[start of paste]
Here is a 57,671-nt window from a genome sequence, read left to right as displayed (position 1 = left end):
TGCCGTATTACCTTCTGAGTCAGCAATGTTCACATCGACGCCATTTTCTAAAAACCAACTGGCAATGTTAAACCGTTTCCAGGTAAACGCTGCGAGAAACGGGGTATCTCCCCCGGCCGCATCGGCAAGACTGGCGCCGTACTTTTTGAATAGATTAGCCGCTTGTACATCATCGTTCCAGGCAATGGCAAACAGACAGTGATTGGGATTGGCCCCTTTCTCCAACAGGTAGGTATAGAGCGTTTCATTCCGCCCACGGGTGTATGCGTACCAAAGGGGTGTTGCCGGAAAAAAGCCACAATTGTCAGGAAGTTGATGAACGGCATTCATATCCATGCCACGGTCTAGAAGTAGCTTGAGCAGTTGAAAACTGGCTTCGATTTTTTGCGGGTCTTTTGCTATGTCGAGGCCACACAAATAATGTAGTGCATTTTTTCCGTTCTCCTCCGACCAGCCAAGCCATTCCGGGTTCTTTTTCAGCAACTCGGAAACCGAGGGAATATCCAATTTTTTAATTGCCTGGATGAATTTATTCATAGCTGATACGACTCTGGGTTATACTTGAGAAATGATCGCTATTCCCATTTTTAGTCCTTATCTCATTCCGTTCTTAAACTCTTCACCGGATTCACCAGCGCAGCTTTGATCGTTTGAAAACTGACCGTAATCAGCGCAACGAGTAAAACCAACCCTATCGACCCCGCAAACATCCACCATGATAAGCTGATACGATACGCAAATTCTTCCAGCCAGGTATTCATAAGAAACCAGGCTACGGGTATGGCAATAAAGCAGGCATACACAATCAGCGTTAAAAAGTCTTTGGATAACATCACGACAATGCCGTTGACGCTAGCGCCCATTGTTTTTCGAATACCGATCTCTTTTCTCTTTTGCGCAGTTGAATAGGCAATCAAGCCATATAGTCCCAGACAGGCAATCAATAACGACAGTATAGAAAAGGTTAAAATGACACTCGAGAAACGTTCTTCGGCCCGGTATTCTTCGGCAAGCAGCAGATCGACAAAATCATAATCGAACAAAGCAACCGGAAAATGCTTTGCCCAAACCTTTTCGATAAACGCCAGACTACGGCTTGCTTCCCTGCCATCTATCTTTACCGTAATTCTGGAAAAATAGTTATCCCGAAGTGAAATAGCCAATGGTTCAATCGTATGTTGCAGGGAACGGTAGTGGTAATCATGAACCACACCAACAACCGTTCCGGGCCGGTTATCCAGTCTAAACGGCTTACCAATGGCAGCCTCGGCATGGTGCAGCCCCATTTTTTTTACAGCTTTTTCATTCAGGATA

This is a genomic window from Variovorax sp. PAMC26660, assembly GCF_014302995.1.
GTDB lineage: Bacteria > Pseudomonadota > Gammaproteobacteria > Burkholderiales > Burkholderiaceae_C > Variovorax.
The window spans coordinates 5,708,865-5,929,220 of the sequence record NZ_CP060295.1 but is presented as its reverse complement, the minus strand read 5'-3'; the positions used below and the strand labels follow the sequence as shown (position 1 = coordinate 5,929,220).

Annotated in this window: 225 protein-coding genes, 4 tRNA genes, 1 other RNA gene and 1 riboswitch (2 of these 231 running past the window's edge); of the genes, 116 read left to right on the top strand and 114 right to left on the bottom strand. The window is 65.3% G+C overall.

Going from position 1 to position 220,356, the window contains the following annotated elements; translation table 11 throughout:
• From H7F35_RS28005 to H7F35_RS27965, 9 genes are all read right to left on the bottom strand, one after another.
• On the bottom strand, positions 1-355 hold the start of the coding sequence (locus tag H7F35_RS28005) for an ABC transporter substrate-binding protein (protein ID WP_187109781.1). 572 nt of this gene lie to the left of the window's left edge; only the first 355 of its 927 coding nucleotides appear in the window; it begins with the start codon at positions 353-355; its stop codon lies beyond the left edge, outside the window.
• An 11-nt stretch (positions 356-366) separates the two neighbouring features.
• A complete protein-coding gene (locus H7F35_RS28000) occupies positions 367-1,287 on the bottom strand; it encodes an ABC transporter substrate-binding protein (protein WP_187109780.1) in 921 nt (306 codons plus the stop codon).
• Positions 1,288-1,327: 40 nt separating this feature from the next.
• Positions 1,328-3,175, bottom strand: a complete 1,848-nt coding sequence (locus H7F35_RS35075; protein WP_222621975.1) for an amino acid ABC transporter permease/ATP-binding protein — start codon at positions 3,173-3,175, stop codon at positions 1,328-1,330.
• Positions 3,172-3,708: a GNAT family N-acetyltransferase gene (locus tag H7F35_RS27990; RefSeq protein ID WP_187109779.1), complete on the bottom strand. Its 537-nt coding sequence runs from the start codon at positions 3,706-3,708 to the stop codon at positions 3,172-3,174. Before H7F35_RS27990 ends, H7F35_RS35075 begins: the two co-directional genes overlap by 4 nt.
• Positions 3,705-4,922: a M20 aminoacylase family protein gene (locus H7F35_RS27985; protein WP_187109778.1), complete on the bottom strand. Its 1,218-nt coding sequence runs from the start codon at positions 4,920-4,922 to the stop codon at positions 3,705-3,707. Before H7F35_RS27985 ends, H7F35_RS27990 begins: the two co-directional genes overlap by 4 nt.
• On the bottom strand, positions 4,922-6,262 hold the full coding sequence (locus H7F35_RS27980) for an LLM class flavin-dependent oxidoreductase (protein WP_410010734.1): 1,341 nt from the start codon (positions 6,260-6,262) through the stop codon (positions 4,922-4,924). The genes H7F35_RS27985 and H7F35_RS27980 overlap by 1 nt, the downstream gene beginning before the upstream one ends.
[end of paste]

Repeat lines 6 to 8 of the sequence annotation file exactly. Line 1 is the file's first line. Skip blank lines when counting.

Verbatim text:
Annotated in this window: 225 protein-coding genes, 4 tRNA genes, 1 other RNA gene and 1 riboswitch (2 of these 231 running past the window's edge); of the genes, 116 read left to right on the top strand and 114 right to left on the bottom strand. The window is 65.3% G+C overall.

Going from position 1 to position 220,356, the window contains the following annotated elements; translation table 11 throughout:
• From H7F35_RS28005 to H7F35_RS27965, 9 genes are all read right to left on the bottom strand, one after another.